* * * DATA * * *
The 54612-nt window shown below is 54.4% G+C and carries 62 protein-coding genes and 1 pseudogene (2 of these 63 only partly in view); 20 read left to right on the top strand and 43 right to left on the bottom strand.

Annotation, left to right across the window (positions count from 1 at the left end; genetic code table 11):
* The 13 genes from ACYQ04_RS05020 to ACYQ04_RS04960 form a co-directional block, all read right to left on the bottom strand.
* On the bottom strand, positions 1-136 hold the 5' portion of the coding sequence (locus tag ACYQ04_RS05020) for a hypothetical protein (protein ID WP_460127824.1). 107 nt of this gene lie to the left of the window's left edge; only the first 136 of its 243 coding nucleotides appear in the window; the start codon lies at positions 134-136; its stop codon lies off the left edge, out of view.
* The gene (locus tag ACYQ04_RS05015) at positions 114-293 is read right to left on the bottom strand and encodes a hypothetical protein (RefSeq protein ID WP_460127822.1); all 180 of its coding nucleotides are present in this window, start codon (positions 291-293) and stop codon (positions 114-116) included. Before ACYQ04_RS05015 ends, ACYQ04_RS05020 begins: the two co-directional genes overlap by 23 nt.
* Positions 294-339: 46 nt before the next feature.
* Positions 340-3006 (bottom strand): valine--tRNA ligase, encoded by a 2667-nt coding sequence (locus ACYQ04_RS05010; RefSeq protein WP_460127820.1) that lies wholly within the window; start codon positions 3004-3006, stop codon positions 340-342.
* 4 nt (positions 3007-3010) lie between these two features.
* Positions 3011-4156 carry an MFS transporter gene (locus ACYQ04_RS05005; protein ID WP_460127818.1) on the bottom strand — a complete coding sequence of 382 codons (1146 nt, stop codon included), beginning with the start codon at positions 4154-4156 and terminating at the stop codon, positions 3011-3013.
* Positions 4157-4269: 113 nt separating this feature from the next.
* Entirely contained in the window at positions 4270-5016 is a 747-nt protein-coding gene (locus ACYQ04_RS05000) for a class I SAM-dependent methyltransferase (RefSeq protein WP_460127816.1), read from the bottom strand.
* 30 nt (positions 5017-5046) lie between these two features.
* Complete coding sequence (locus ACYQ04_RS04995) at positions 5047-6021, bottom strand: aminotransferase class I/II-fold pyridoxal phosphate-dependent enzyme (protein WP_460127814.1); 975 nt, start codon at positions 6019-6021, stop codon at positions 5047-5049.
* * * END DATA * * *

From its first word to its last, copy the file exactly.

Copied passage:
The 54612-nt window shown below is 54.4% G+C and carries 62 protein-coding genes and 1 pseudogene (2 of these 63 only partly in view); 20 read left to right on the top strand and 43 right to left on the bottom strand.

Annotation, left to right across the window (positions count from 1 at the left end; genetic code table 11):
* The 13 genes from ACYQ04_RS05020 to ACYQ04_RS04960 form a co-directional block, all read right to left on the bottom strand.
* On the bottom strand, positions 1-136 hold the 5' portion of the coding sequence (locus tag ACYQ04_RS05020) for a hypothetical protein (protein ID WP_460127824.1). 107 nt of this gene lie to the left of the window's left edge; only the first 136 of its 243 coding nucleotides appear in the window; the start codon lies at positions 134-136; its stop codon lies off the left edge, out of view.
* The gene (locus tag ACYQ04_RS05015) at positions 114-293 is read right to left on the bottom strand and encodes a hypothetical protein (RefSeq protein ID WP_460127822.1); all 180 of its coding nucleotides are present in this window, start codon (positions 291-293) and stop codon (positions 114-116) included. Before ACYQ04_RS05015 ends, ACYQ04_RS05020 begins: the two co-directional genes overlap by 23 nt.
* Positions 294-339: 46 nt before the next feature.
* Positions 340-3006 (bottom strand): valine--tRNA ligase, encoded by a 2667-nt coding sequence (locus ACYQ04_RS05010; RefSeq protein WP_460127820.1) that lies wholly within the window; start codon positions 3004-3006, stop codon positions 340-342.
* 4 nt (positions 3007-3010) lie between these two features.
* Positions 3011-4156 carry an MFS transporter gene (locus ACYQ04_RS05005; protein ID WP_460127818.1) on the bottom strand — a complete coding sequence of 382 codons (1146 nt, stop codon included), beginning with the start codon at positions 4154-4156 and terminating at the stop codon, positions 3011-3013.
* Positions 4157-4269: 113 nt separating this feature from the next.
* Entirely contained in the window at positions 4270-5016 is a 747-nt protein-coding gene (locus ACYQ04_RS05000) for a class I SAM-dependent methyltransferase (RefSeq protein WP_460127816.1), read from the bottom strand.
* 30 nt (positions 5017-5046) lie between these two features.
* Complete coding sequence (locus ACYQ04_RS04995) at positions 5047-6021, bottom strand: aminotransferase class I/II-fold pyridoxal phosphate-dependent enzyme (protein WP_460127814.1); 975 nt, start codon at positions 6019-6021, stop codon at positions 5047-5049.